(Japanese Woodland Sage or Shu Wei Cao) This short, lavender-flowered, ornamental sage has purple-to-green foliage. In Asia, this woodland plant has long been an important medicinal herb, used in the treatment of conditions such as diabetes.
Aside from being pretty, the foliage of Salvia japonica has been eaten during times of famine. In addition to Japan, it is found in Korea, China and Taiwan.
Although its 24-inch spikes of airy flowers are pretty, it is the richly purpled new growth of this mounding sage that particularly attracts attention as a groundcover or border edging. Give it moist, rich soil and partial shade.
These are herbaceous perennial species with low mounds of foliage and flowers on stems that grow erect from the base of the plant.
Pruning is both an art and a science. It takes practice, experience and learning from your mistakes to become a proficient pruner. The pruning information about this plant should be considered as a guideline for getting started. Your particular climate, soils, watering and fertility schedules, sun exposure, space requirements and weather are all factors that influence how and when you choose to prune. We’re providing a starting place for you, and over time you will learn the particularities of this plant in your garden. Don’t be afraid to get started – Salvias, in general, are quick to rebound if inappropriately pruned.
Deadheading – the removal of spent flowers, is a practice that will always benefit the plant’s health and appearance. This can be done at any time. Pruning involves removal of entire stems of spent growth. Becoming "spent" means that flowering stems stop blooming and begin going to seed.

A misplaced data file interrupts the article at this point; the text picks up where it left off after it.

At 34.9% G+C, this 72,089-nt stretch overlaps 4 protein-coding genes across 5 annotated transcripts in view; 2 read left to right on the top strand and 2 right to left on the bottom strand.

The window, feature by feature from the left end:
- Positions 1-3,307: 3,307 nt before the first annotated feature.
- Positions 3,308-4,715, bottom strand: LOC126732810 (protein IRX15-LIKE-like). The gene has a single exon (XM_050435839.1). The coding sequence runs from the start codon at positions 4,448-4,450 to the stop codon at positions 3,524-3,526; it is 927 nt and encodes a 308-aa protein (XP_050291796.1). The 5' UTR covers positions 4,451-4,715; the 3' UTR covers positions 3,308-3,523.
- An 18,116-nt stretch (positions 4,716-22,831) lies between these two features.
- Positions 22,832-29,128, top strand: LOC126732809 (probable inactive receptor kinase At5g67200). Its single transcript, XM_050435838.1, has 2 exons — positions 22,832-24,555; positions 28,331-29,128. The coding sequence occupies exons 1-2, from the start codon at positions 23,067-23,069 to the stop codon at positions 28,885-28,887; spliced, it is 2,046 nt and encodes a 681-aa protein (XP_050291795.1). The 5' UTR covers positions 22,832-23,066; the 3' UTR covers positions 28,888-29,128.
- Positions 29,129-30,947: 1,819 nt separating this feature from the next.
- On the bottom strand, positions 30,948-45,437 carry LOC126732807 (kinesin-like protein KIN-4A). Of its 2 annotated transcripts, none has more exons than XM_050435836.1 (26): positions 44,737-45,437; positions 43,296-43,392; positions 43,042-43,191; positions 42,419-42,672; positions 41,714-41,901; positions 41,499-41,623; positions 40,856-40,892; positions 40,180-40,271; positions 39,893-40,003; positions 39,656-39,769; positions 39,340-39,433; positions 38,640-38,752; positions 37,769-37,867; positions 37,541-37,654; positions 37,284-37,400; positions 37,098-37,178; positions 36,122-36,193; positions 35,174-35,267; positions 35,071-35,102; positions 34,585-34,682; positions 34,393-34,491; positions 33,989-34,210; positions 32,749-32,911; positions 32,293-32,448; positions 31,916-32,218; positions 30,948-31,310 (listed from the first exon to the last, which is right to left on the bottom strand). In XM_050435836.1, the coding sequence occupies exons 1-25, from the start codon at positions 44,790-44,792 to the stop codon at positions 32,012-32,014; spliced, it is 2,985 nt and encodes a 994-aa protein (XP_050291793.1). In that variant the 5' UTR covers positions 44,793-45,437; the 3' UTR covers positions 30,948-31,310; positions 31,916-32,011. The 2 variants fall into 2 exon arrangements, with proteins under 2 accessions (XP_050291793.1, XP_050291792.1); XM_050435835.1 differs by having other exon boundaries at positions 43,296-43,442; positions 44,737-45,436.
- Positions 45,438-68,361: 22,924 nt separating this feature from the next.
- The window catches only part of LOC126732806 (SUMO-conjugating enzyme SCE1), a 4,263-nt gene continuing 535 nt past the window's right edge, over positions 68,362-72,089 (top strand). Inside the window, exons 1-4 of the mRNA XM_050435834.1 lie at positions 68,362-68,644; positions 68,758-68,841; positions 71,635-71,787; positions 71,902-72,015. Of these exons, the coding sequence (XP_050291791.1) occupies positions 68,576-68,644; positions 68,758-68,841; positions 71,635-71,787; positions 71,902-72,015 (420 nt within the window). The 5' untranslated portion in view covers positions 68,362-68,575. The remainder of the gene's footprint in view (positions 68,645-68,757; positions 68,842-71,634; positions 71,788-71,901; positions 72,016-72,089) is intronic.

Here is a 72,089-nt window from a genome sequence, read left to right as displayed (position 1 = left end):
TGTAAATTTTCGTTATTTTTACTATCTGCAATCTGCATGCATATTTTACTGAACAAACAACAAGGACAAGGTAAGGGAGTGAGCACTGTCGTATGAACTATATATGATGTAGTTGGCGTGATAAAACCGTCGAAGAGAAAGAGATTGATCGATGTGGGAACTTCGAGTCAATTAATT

(Red Sage, Chinese Sage, Dan-shen) The bright red, finger-like roots of Salvia miltiorrhiza have a long history in traditional Chinese herbal medicine. We offer this important plant on a limited basis.
WebMD reports that Danshen is used in Asia to treat a number of cardiovascular problems and "appears to thin the blood by preventing platelet and blood clotting." It is the subject of ongoing medical research.
Danshen has fragrant lavender flowers that bloom in summer and seem to glow in the shade. This woodland plant grows well in partial shade. It prefers rich, well-drained soil and can handle ample moisture. Native to Asia, including areas that experience winter chill, it grows well in USDA Zones 6 to 9.
This is a petite plant rising from 12 to 24 inches tall. Danshen looks lovely in mixed borders with Hostas and other woodland plants. It is also a fine choice for edging shady pathways where you can view it up close.
(Cambridge Blue Gentian Sage) Cambridge Blue is one of the most famous varieties of Salvia patens, which was discovered in Central Mexico in 1838. Its powder blue flowers are delightful and cooling in the landscape.
This variety grows well in full sun or partial shade. Well branched and compact, it has 2 1/2 inch flowers that bloom from summer into fall. Similar to other Gentian Sages, this is a reliable perennial, returning year after year in Zones 8 to 11. However, all varieties of this species are so lovely that they are worth growing as summer bedding plants in colder zones.
British horticulturist Graham Stuart Thomas called Salvia patens "the best plant in cultivation."
Highly recommended by hummingbirds, but not by deer!